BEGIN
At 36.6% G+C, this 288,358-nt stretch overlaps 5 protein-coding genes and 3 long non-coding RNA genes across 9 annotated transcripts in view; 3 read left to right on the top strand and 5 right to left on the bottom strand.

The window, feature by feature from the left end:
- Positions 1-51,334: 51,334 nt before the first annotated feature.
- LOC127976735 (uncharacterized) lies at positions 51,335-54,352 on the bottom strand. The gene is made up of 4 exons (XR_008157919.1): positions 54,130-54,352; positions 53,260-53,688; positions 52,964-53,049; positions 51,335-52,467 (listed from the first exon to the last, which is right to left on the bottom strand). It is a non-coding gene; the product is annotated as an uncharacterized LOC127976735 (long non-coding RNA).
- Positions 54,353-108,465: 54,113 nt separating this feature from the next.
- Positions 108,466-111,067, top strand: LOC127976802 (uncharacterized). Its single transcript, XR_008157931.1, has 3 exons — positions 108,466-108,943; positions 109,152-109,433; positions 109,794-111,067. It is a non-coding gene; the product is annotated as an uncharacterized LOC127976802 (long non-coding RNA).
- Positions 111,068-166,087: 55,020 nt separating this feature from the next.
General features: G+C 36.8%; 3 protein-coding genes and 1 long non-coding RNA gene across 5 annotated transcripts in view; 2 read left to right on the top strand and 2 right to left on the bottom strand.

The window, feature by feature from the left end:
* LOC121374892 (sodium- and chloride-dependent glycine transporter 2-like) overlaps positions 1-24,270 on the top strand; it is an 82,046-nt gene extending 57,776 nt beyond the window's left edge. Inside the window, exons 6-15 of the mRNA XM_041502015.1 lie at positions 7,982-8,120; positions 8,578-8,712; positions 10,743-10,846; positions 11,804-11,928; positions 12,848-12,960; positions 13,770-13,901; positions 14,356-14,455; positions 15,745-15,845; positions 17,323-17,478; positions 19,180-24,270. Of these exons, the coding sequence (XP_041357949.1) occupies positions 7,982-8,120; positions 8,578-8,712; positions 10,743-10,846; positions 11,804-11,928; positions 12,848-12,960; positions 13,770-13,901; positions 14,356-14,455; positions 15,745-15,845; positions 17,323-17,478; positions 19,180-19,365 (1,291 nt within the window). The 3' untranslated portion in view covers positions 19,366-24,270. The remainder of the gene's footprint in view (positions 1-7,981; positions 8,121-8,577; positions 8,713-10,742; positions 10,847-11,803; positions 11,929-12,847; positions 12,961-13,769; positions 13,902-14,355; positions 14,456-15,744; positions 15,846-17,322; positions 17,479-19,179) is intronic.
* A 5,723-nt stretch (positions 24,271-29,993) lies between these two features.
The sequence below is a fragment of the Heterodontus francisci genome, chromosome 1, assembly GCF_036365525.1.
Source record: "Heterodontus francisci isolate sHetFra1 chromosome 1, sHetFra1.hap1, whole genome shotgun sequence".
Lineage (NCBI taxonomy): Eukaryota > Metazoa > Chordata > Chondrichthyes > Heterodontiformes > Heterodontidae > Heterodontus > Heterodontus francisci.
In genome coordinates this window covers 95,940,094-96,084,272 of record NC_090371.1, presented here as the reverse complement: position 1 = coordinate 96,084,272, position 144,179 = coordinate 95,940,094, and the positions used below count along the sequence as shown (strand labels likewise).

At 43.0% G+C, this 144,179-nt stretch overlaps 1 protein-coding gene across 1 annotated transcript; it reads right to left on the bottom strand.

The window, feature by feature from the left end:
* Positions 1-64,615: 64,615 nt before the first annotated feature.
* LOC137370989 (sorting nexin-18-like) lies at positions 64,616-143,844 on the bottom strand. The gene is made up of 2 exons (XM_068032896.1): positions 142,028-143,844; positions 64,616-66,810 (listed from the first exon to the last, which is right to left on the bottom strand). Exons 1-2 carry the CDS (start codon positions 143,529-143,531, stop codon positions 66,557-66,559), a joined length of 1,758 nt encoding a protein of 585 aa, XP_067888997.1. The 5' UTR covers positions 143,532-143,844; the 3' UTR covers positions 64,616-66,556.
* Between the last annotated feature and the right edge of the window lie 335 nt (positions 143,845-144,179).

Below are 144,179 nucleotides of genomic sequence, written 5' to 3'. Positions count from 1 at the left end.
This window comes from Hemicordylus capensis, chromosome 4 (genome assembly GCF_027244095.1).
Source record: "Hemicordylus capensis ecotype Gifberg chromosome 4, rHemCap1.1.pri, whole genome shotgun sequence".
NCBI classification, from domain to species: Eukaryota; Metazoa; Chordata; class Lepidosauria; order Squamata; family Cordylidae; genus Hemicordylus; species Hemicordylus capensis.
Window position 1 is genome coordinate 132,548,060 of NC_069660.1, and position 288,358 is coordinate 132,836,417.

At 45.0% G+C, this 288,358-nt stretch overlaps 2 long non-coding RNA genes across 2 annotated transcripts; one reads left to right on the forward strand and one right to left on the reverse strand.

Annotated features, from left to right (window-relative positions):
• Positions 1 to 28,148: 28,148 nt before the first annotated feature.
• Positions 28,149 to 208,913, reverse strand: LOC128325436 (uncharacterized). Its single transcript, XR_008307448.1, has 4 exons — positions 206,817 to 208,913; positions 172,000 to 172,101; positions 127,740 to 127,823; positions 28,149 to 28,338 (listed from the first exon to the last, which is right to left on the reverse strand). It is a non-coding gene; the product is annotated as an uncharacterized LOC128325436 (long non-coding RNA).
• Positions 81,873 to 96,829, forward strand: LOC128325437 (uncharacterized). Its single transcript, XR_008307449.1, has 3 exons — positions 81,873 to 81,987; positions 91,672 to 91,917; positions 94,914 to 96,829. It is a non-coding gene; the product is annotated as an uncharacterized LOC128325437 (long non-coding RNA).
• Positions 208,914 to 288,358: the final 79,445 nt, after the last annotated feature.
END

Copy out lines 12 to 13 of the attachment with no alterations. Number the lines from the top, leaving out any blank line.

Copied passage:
The sequence below is a fragment of the Heterodontus francisci genome, chromosome 1, assembly GCF_036365525.1.
Source record: "Heterodontus francisci isolate sHetFra1 chromosome 1, sHetFra1.hap1, whole genome shotgun sequence".